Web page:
The FDA Drug Supply Chain Security Act (DSCSA) has 4 areas of compliance for pharmacies and the first deadlines are January 1, 2015:
- Trading partners of a dispenser may be only authorized trading partners and
- Dispensers shall develop systems and processes to be able to comply with the verification requirements.The remaining provisions on transaction documentation begin July 1, 2015 and we will see product serialization on packaging to meet package level traceability requirements over the next 10 years.
- Product tracing- dispensers shall not accept ownership of a product, unless the previous owner provides transaction history (TH), transaction information (TI), and a transaction statement (TS).In the event of a recall or for the purpose of investigating a suspect or an illegitimate product, a dispenser shall, not later than 2 business days after receiving the request or in another such reasonable time as determined by the Secretary, based on the circumstances of the request, provide the applicable TH, TI, TS which the dispenser received from the previous owner.
- Product identifier- Beginning not later than 7 years after the date of enactment of the Drug Supply Chain Security Act, a dispenser may engage in transactions involving a product only if such product is encoded with a product identifier.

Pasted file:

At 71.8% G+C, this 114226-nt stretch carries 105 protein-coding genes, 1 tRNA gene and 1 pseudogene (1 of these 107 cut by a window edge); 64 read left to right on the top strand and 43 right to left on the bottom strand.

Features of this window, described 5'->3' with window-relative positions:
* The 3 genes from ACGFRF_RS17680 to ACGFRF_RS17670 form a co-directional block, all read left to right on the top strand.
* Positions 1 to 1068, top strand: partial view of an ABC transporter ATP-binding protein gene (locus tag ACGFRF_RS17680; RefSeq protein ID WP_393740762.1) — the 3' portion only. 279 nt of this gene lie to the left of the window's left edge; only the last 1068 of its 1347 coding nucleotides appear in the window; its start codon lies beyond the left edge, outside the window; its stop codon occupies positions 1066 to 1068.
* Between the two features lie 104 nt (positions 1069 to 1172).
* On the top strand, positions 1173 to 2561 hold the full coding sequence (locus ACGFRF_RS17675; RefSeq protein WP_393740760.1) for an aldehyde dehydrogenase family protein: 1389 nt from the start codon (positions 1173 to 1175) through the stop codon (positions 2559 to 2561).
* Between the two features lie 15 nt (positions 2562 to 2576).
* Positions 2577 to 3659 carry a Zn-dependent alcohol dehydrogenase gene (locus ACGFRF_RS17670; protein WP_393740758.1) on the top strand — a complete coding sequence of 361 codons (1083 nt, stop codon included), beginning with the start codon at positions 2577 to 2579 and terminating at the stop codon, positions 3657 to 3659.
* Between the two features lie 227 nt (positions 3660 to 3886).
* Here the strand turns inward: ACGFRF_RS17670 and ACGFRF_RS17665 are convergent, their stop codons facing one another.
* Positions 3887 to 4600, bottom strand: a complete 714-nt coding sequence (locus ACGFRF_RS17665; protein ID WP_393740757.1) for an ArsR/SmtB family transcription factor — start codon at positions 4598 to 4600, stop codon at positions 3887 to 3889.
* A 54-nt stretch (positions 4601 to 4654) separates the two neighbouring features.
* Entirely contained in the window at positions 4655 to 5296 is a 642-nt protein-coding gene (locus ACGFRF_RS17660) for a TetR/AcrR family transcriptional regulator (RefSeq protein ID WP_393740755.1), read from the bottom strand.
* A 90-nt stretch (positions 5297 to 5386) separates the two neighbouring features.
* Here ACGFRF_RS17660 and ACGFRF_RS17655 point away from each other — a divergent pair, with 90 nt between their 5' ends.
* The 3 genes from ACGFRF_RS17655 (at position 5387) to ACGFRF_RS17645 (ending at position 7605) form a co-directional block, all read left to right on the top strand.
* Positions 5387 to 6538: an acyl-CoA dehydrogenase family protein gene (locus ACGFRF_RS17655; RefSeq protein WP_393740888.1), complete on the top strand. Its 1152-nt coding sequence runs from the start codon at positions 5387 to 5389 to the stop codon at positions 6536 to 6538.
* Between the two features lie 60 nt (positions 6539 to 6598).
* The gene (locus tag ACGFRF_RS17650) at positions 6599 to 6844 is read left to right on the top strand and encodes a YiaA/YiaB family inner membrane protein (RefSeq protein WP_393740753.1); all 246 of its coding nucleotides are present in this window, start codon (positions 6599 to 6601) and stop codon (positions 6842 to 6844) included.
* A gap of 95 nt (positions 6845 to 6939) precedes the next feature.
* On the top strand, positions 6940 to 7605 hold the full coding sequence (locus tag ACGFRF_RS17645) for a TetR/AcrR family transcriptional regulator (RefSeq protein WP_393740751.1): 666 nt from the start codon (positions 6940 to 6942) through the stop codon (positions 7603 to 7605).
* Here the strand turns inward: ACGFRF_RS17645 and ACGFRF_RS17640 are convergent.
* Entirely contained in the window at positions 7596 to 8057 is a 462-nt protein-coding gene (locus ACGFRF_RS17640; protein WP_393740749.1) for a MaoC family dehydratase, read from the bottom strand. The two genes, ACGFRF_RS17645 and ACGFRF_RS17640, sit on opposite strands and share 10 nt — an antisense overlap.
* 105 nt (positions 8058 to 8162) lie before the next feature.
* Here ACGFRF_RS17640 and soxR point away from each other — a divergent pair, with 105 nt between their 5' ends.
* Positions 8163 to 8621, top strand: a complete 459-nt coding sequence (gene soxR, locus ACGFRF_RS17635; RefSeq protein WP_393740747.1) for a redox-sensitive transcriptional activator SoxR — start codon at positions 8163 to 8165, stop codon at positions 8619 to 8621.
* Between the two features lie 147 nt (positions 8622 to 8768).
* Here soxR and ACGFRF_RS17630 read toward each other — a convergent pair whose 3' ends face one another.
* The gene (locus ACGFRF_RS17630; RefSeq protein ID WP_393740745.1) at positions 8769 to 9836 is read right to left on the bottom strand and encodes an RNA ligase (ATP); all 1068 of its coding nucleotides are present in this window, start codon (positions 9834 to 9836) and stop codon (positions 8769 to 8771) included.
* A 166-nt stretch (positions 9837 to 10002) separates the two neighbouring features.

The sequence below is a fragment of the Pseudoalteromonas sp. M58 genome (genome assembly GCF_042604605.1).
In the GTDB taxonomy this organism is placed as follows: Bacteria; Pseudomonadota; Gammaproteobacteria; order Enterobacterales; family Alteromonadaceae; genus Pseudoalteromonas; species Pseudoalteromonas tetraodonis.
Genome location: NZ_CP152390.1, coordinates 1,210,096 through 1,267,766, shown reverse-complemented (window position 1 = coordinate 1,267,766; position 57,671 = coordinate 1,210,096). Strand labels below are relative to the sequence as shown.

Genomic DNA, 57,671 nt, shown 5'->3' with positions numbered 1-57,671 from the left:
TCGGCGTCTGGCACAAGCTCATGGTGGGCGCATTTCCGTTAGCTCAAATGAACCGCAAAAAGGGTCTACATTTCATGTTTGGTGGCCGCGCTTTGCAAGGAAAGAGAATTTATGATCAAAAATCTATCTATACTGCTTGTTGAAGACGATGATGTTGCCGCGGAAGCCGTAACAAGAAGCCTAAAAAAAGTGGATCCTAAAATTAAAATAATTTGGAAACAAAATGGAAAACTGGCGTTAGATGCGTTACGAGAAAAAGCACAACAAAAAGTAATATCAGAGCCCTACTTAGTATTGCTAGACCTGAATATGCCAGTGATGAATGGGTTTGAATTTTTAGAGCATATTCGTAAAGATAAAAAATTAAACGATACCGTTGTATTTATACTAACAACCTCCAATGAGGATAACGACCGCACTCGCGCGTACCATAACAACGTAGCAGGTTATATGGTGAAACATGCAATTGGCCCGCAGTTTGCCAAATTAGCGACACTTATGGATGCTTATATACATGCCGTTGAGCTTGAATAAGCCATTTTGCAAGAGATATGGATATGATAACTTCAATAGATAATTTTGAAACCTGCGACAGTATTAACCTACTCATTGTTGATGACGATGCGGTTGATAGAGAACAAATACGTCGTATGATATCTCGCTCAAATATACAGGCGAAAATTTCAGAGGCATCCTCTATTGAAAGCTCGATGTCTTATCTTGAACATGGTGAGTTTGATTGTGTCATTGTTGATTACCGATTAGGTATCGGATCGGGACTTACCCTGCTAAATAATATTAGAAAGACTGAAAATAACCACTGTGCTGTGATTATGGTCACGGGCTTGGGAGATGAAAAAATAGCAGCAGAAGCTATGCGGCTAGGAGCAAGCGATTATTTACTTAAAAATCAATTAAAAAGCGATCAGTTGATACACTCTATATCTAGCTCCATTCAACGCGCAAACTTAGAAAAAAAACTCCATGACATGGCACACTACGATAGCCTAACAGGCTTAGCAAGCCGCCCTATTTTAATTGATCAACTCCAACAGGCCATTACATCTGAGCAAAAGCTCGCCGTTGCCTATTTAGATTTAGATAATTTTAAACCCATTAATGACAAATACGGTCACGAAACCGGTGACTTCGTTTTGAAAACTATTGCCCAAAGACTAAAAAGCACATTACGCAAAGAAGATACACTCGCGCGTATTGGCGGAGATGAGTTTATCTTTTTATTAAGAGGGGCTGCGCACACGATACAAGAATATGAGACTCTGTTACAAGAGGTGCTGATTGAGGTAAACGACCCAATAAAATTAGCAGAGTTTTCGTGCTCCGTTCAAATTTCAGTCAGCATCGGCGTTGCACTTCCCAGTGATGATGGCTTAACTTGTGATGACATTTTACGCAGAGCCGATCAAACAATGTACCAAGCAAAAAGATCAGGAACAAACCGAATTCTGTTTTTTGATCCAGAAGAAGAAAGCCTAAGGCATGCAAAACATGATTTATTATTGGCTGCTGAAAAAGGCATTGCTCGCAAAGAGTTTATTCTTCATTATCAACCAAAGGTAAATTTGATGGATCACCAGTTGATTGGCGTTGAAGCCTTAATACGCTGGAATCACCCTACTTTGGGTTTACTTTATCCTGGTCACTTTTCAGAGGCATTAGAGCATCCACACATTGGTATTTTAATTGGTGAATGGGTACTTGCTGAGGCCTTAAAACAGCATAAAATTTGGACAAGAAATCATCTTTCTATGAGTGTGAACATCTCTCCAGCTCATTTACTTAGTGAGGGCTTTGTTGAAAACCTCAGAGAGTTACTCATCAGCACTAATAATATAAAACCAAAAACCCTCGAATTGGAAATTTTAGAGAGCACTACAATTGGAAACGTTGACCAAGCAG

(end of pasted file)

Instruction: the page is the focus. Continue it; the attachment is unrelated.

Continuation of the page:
Our colleague from rxtrace.com recently posted on the term “dispenser” in the DSCSA law that may cause confusion for healthcare providers when interpreting the requirements as applying to their trading partners only as well as the added confusion on the exception for health care professionals that does NOT exempt their procurement staff or supply chain colleagues.
As we have thousands of pharmacies in the US and are less than 70 days away, how are you and your trading partners intending to meet the detailed requirements? How can we utilize the enhanced product information for recall processes, supply chain efficiency and patient safety? We look forward to your feedback and joining our next webinar for a review of the FDA’s Guidance due to be published by Nov 27th 2014.
The law intends to help protect consumers from exposure to counterfeit, stolen, contaminated, or otherwise harmful prescription drug products by building an electronic, interoperable system to identify and trace their distribution. All trading partners are required to comply for products to move throughout the supply chain. Refer to our webinar archives http://www.usdm.com/webinars.html for DSCSA news to help you plan for future implementation deadlines now and over the next 10 years.